The English author Jane Austin co-wrote a total of seven novels (two remained unfinished), which, while not seeming too much, has provided her with eternal acclaim. Of course, it is also legal that these novels have been repeatedly excoriated – which of us has not seen any version of “Pride and Prejudice”? The last time we saw one of Austen’s organizations on the big screen in 2016, Walt Whitman’s wonderful “Love & Friendship”, which is the ecranisation of the novel “Lady Susan,” so now, four years later, is the last time for some new Austen story. And fate (read: filmmakers) has decided in favor of the latest novel, which was published even during Austen’s own life — “Emma.”
Most famously, the most famous expectation of “Emma” so far, we can call a film that everyone probably doesn’t know at all that it’s the ecranisation of “Emma” — it’s about 1995’s great American comrade “Clueless” with Alicia Silverstone in the main role that naturally follows events, described in Austen’s novel. As we already have an alternative version of this story, then the director of the new ecranisation, Otumna de Wild, who “Emma” has a debut in mooring, makes her film, maintaining a more classical approach, dealing with events during the corresponding time with dresses, hats and deeply suppressed feelings that are mostly allowed to appear outside only as hidden glances with which they are told. everything.
But the relatively classic approach to telling the story doesn’t necessarily mean that the new version of “Emma” ports after naphthalene or seems bored – not to be, because de Wild accurately touts Austen’s textual amicable humor and, with a light hand, forces the protagonists to move around the playground by squinting at us and inviting us to join the elegant dance. Besides, the film occasionally shoots a contemporary pepper, though to allow the heroes to come alive as real human beings, and to breathe new breath into known stories (I’ve read the novel long ago, but with a certain degree of confidence I can say that Mr. Naylee didn’t hang on the floor, driven by despair, and didn’t show his backside).
For those who are not familiar with the story, the first part of the film may become somewhat challenging – understanding and remembering the relationship between the heroes whom we are introduced at lightning speed – asks for a moment. But when viewers swing with the film into its rhythm, the machinations and misconceptions can start to be real. And while there are a lot of comic situations and stings in this early 19th-century “Tinder” dance, it is also not forgotten about true experiences and feelings.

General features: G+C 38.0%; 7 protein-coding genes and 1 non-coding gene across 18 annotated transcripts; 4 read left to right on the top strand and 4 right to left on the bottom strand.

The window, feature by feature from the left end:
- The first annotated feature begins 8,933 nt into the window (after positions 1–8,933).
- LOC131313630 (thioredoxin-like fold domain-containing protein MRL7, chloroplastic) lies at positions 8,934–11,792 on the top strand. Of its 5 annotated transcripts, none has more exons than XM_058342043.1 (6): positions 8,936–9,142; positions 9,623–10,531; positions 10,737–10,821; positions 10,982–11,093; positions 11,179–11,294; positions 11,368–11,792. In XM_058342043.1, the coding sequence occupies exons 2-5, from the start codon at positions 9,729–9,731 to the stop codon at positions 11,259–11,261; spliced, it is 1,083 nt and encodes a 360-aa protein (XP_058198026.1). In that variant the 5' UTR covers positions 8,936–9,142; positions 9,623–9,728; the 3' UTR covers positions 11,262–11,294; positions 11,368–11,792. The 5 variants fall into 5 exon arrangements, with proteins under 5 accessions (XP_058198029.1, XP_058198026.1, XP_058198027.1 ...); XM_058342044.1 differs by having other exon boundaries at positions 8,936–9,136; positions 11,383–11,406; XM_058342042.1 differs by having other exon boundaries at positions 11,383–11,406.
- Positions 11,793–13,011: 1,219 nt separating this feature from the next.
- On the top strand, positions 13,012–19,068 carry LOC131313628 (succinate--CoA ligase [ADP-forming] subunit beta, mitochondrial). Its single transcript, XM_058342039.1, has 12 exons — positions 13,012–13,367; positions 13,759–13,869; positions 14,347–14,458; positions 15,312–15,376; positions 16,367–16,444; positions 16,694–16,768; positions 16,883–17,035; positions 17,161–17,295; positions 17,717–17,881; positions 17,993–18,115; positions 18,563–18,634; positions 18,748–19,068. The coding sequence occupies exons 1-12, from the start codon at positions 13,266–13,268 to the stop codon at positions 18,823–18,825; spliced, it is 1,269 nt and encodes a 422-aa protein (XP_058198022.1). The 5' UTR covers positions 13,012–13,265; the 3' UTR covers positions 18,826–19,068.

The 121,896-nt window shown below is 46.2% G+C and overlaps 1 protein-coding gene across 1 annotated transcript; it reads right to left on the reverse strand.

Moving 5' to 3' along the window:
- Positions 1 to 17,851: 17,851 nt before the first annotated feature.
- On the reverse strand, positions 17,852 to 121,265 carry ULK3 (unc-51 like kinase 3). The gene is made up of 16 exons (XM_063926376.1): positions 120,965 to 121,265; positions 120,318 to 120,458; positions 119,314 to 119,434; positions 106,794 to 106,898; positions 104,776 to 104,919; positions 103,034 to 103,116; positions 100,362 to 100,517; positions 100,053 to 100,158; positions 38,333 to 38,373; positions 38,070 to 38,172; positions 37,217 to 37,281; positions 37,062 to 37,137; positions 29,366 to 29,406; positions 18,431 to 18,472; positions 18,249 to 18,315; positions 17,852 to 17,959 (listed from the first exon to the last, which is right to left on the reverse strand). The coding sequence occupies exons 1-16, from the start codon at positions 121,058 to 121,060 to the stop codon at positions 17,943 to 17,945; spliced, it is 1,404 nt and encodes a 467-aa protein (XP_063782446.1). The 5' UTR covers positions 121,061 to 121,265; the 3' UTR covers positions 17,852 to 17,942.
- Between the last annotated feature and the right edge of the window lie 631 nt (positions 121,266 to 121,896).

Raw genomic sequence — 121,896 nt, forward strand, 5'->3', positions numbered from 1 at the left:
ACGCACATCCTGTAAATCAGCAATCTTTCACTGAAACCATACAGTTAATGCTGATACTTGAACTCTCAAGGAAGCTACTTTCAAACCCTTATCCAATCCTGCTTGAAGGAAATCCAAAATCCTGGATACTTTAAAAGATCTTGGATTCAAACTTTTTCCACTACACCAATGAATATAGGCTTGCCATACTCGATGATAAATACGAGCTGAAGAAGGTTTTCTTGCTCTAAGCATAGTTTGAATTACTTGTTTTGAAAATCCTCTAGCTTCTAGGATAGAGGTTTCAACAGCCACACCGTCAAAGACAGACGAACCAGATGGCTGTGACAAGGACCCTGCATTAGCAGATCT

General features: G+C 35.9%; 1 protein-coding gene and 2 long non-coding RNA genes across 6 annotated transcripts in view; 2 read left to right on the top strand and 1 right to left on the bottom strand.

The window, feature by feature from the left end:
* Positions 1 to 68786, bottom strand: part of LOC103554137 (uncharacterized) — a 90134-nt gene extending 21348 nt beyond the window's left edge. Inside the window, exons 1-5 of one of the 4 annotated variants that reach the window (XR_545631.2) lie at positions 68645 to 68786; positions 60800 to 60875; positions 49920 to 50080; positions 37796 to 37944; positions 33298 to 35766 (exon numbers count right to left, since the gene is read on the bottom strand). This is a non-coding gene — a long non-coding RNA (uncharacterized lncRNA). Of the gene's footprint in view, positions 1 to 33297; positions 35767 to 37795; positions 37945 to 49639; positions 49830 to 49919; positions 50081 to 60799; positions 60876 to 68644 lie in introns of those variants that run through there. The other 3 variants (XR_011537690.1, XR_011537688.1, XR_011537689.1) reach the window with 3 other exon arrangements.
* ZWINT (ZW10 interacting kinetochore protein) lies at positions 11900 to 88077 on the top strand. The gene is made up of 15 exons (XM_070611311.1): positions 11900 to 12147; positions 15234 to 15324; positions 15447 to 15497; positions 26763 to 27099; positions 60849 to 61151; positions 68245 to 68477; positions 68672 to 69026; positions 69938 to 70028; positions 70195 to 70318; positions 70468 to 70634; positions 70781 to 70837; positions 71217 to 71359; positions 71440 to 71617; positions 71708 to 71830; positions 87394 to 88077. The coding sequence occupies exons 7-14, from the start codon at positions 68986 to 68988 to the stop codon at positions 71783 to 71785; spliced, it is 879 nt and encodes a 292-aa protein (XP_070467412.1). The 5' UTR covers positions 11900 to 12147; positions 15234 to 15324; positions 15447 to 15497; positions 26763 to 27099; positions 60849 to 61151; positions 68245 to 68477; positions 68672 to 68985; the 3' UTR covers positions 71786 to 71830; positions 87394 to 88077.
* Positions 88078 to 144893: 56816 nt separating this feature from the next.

In this dancing, where no one is going to say anything to anyone, instead of choosing more passively aggressive techniques, all the renderers of the protagonists are leaping enthusiastically. Anya Taylor-Joy (“The Witch,” “Split”) has his eyes sparkling when he sees new opportunities to play the sapper, Johnny Flynn in Mr. Naitley’s role in a high-minded sneer, but in his heart he overcomes, while Callum Turner (Frank Churchill) only sneers high-minded (especially without suffering what he’s asking for). In the Gentlemen’s Parade, Josh O’Connor is particularly in the role of pastor Mr. Elton. All the enthusiasts of the Netflix series “The Crown” (he reproduces Prince Charles’s role in the series) will be well-known, but here he has played a more foreign, more massive and pompous role that O’Connor enjoys to the last drop. And it’s always a pleasure to see Bill Nay on the big screen, which only raises one question – which was the last film he didn’t crack at some point?
All emotional and manipulative dancing takes place in an appropriate ostentatious environment with a mild but sympathetic musical accompaniment. But it’s all missing, every time the protagonist, Emma Woodhouse, and the other images reappear in the frame, it’s only to marvel at the performance of the great costume artist Alexandra Byron, who, as it should be, says a lot about the images that are clothed in these gorgeous clothes.
The film is like an elegant dessert that you can eat in a lazy afternoon – it’s snoring, delicious and enjoyable to the eye, like piles of sweets that occasionally appear in the frame. De Wilde has succeeded in a convincing and pleasing debut, which makes us hope we’ve got a new and interesting voice in the cinema world.